From a Rant Into the Light

Two weeks ago, I had the opportunity to teach at the San Miguel Writer’s Conference in San Miguel Allende, Mexico. San Miguel is a charming, old colonial town in central Mexico, popular with ex-pats from the US, Canada, and all over the world. The conference drew writers from all over North America and featured a variety of workshops for writers of all skill levels, on topics ranging from fiction to memoir to blogging, from marketing to science fiction writing. It was a great conference—you should consider attending next year.

One of the personal highlights for me was the keynote speech by Sandra Cisneros. I’ve been following her work ever since she published The House on Mango Street. As someone who lives on the border between cultures, she was a great choice as the keynote speaker.

One of my favorite things Cisneros said reflected my own evolution as a writer. “Writing begins from a rant, but it doesn’t end there. You write until the writing brings you to a place of light. You have to travel through the rant to the light.”

She continued, “When I was younger I did a lot of ranting. But ranting is uncomposted writing. No one wants to accept the coffee grounds and the banana peels, but they will pick up the flower. We have to learn to write with love, until the light shines through.”

As a younger writer, I, too, was famous for my rants. Whether it was a personal diatribe, putting someone who had wronged me “in their place,” or a political treatise, I loved to hone language into a weapon, a force to be reckoned with. I used words to educate, to instigate, to disturb, to shock, to provoke. I loved “being in your face.”

At that point in my writing career, I was absolutely certain that I had the right to tell the Truth, and if someone didn’t like it, too bad for them. This was certainly my stance when Ellen Bass and I were writing The Courage to Heal 25 years ago. My grandfather had sexually abused me and I was going to tell the story regardless of how my family felt about it. Predictably, they hated it. The publication of that book, and the fact that I continued to “go public” with my incest story, led to years of estrangement and bitterness. I paid a high price for telling the truth.

When I look back now, I am glad I was only 28 when I started writing that book, that I was 31 when it was published, precisely because I didn’t hold back. My story is only one of many in that book, but it was an important thread. The fact that I wrote passionately as a survivor, that I put myself out as a role model, and that I modeled courage and truth-telling is part of what made The Courage to Heal so compelling. For more than 20 years, our book has been an incredible healing force in the lives of people from all over the world, and I’m grateful I didn’t censor myself.

But fifteen years later, when I was writing my sixth book, I Thought We’d Never Speak Again, a book that tracked (among many other stories) my estrangement and reconciliation with my mother, the last thing I wanted was for my words to damage the bridge we had rebuilt between us. So before it went to press, I showed my mother the manuscript and asked for her honest feedback, something I’d never considered with The Courage to Heal. “Let me know, Mom, if there’s anything in here that you can’t live with.” I said to her. “I don’t want the publication of this book to cause a new rift between us.”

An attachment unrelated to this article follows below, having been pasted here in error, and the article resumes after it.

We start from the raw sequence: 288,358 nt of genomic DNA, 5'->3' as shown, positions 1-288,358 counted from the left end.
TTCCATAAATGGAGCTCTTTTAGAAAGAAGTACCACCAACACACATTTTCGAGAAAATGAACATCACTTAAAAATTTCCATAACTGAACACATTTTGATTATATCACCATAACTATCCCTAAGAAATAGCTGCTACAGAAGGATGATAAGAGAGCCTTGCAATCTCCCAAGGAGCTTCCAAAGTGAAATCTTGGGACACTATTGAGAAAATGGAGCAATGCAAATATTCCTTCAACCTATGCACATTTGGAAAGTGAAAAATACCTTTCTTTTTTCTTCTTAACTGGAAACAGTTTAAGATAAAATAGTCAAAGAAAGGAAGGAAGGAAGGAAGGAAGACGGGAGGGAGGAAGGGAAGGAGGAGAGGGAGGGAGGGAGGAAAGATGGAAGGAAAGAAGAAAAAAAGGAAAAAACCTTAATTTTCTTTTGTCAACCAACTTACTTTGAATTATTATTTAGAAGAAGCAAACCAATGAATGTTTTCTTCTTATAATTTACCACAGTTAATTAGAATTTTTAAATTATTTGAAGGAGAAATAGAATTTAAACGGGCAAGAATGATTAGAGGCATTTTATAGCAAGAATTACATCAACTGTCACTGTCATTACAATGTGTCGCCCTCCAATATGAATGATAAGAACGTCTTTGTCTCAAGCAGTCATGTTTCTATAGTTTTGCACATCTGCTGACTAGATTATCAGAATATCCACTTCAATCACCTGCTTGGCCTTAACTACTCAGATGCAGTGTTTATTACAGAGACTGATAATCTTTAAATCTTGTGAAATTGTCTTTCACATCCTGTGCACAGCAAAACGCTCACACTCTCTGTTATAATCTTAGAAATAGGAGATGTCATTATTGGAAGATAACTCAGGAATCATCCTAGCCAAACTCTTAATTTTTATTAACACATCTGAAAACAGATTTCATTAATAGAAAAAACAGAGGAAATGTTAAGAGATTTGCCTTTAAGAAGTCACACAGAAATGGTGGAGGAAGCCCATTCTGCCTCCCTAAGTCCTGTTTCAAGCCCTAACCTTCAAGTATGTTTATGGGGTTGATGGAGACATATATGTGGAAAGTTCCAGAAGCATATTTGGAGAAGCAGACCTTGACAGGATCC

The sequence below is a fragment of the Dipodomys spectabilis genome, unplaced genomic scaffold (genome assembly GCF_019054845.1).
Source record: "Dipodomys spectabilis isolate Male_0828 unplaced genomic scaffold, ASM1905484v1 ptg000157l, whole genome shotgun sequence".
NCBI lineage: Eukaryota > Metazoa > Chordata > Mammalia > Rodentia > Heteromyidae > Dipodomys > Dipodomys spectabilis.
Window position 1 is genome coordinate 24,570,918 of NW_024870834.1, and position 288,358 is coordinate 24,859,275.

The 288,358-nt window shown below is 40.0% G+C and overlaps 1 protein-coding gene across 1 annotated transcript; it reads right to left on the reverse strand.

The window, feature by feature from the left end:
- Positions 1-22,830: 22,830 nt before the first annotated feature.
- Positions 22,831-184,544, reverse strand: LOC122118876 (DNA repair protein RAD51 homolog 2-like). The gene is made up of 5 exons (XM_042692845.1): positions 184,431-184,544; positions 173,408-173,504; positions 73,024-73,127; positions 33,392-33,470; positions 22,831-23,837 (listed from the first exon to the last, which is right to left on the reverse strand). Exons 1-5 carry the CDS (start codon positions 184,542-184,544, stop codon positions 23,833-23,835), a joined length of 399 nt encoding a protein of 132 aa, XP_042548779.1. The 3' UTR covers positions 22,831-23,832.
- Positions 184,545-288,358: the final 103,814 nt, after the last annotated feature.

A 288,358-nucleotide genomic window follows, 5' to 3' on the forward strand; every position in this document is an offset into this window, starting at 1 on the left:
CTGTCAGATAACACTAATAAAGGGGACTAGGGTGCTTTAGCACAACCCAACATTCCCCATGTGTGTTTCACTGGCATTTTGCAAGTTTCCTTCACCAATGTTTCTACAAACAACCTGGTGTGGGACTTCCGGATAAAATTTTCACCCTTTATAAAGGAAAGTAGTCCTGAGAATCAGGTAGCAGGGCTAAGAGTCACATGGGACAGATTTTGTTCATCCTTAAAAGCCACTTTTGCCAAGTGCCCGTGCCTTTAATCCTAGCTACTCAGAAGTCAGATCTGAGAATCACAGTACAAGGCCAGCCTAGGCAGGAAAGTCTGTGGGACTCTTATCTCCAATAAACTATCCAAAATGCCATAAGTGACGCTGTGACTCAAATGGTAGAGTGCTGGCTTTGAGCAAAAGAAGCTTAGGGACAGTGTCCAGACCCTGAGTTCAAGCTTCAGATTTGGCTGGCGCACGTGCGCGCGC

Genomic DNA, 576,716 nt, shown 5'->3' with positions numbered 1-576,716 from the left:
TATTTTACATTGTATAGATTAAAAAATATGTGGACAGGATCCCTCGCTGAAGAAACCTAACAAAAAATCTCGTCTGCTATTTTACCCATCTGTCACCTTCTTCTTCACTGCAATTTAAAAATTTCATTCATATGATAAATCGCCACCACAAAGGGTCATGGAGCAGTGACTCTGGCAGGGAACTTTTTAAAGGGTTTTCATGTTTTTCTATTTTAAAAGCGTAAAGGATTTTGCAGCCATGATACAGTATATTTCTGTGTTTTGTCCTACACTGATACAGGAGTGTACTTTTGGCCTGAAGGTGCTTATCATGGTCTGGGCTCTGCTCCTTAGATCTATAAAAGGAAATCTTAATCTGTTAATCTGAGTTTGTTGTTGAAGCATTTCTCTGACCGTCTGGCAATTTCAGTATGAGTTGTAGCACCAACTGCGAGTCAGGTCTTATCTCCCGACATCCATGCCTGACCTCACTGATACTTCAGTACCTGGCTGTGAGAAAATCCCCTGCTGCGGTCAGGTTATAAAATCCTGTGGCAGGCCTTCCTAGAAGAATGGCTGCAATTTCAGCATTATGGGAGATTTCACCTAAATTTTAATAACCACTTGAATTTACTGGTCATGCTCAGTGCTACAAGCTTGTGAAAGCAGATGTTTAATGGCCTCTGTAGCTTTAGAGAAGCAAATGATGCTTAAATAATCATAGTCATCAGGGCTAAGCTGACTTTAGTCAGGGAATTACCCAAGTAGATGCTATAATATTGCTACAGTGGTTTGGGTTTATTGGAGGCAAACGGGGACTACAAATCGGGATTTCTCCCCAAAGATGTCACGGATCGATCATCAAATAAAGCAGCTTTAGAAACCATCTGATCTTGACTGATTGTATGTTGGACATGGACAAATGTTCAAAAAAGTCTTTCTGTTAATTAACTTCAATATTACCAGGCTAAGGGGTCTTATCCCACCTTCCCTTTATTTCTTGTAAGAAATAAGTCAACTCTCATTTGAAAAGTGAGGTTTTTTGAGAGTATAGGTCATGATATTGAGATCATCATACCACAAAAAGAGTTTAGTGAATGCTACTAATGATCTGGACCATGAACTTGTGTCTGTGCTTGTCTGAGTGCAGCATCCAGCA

Waiting for my mother to read the manuscript was agonizing. I had no idea what she was going to say, but I knew I was committed to listening—and changing the book if necessary. When we finally sat down together, she only had two objections to the book. I’d mentioned her age and she didn’t want that information to be public. And then she said, “You didn’t talk enough about the things you appreciate about me.”

The rest of the book, which covered some pretty hard ground we’d covered together, my mother let stand. It was easy for me to make the changes she asked for. Her age was irrelevant to the story I wanted to tell, and there were so many things I admired about her, it was easy to find ways to slide a few of them in.

As I get older and the relationships in my life become more precious to me, there are more and more topics I find myself avoiding on the page. If I were a fiction writer, I wouldn’t have this problem. But I’m not. I write memoir. I write non-fiction essays. And there are now limits to what I’m willing to put in print.

For years, I wrote a column on parenting for Growing Up in Santa Cruz—until my kids reached puberty and their lives felt far too personal for public consumption. Reluctantly, but with clarity, I gave the column up.

In the years since then, there are lots of pieces I’ve written about members of my family and the people close to me. I might share them in a writing circle where I know my words will be held in confidence—but publish them? Not now. And maybe not ever. And that brings me another of my favorite quotes from Cisneros’ keynote lecture: “Write about things that can’t be published until after your lifetime.”

In other words, keep writing until the light shines through—and even then, use a discerning eye to decide what should and shouldn’t be public.

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